Costa Rica has more than one Rio Frio. Even though “Rio Frio” means “cold river”, oddly enough, I have only visited sites known by this descriptive name in the Caribbean lowlands. This region’s tropical humid climate ensures that none of the rivers are particularly cold so I feel perplexed every time I end up being bathed in sweat when birding a place called, “Rio Frio”. I’m sure there are locals who do think their Rio Frio is actually cold but just as I didn’t grow up in a place with a greenhouse-like atmosphere and toucans in the backyard, they haven’t felt the nerve-numbing, life-force stealing grip of the Niagara River during the winter. Now that’s one heck of a rio frio! Of course I haven’t gone swimming in the Niagara River during the winter (otherwise I would have been immediately frozen) but I have felt the deathly chill coming off of the water when scanning gull flocks in December and have been touched by the river’s icy tendrils when fishing for Steelhead in November.
That is my definition of a cold river but that doesn’t mean that the Tico Rio Frios are named in error. I think the Rio Frios in Costa Rica earn their cool titles by merit of their oasis-like nature. Refreshing waterways in a warm, highly humid climate, they flow with a much more friendly connotation than the cold, powerful river of my homeland. While the Niagara provides important foraging sites for a number of birds, the diversity is still many times lower than the Rio Frios of Costa Rica. The Rio Frio that I visited this past weekend is the one located in the birding-famous region of Sarapiqui. This area is so well known among birders visiting Costa Rica because it hosts the La Selva biological station.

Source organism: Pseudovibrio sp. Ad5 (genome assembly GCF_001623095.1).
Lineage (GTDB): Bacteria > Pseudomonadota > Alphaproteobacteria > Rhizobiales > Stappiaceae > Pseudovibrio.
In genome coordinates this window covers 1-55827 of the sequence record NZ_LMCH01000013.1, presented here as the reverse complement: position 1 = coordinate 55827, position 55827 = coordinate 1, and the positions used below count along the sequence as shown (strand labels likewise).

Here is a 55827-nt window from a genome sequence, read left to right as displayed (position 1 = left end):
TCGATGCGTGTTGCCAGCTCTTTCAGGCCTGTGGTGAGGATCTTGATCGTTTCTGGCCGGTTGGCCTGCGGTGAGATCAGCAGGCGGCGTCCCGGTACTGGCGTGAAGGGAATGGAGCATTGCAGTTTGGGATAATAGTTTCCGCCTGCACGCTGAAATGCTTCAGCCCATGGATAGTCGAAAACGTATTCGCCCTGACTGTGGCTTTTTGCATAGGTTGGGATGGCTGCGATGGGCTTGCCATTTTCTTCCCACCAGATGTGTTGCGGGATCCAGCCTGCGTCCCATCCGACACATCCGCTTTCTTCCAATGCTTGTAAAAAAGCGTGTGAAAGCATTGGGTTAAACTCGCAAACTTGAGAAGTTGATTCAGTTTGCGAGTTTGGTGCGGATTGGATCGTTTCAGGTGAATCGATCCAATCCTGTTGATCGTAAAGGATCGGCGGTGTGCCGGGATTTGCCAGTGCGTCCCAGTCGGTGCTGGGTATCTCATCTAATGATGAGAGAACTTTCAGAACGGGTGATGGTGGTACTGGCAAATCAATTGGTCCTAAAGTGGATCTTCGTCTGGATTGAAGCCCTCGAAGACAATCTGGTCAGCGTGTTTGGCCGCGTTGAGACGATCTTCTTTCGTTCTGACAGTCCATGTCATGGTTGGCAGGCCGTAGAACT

While the station is arguably the best site for birding in Sarapiqui, there are several lesser known sites that are pretty birdy all on their own. Even though too much of Sarapiqui outside of La Selva has been deforested, a good number of species persist in riparian groves, second growth, and patchy forest. I was reminded of this during some casual, family birding around Rio Frio. Ecotourists don’t generally make it over to Rio Frio, Sarapiqui because much of the area is dedicated to the production of bananas. Most of the rainforest was cut down decades ago to make room for groves of big-leaved banana plants but I found out that some birds still persist in remnant patches of habitat.
Visiting with the family and rain during my one morning put a severe limit on my birding but I still saw some stuff. A fair number of Olive-throated Parakeets foraged in a riparian area near our friend’s house, and a few Red-lored Parrots flew over along with a dozen or so White-crowned Parrots.
Olive-throated Parakeets are fairly common in the Caribbean lowlands of Costa Rica.
Montezuma Oropendolas moved through a riparian zone and I was surprised to see a pair of forest-loving Scarlet-rumped Caciques show up. Olive-backed and Yellow-crowned Euphonias called from the treetops while Passerini’s Tanagers, Buff-throated Saltators and Black-headed Saltators foraged in second growth. Yellow Tyrannulets called from the same area and a couple of Summer Tanagers showed up in the backyard. Collared Aracaris and Keel-billed Toucans also made an appearance as did Ruddy Ground-Doves, White-tipped Doves, Golden-hooded Tanagers, Chestnut-sided and Tennessee Warblers, Bananaquits, and several Variable Seedeaters.
A female Variable Seedeater– the only bird species that poised for a good shot!
A drive around the neighborhood also turned up a calling Gray-chested Dove, Gray Hawk, Gray-necked Wood Rail, Purple Gallinules and Northern Jacanas in marshy pasture, and Bronzy Hermit. I also got some nice woodpeckers in the form of Lineated, Pale-billed, and an awesome Chestnut-colored.
While the habitat was far from ideal, and my birding time very brief indeed, it was nice to be reminded that several bird species have persisted in the forest fragments and patchy habitats of the Caribbean lowlands. The region requires a lot of reforestation, more biological corridors, and more sustainable land use but there is hope for a more biodiverse future.
Future custodians of Costa Rica’s natural heritage: Dana, Sofia, and my daughter Miranda (the one wearing the “Live, Love, Laugh!” tee-shirt).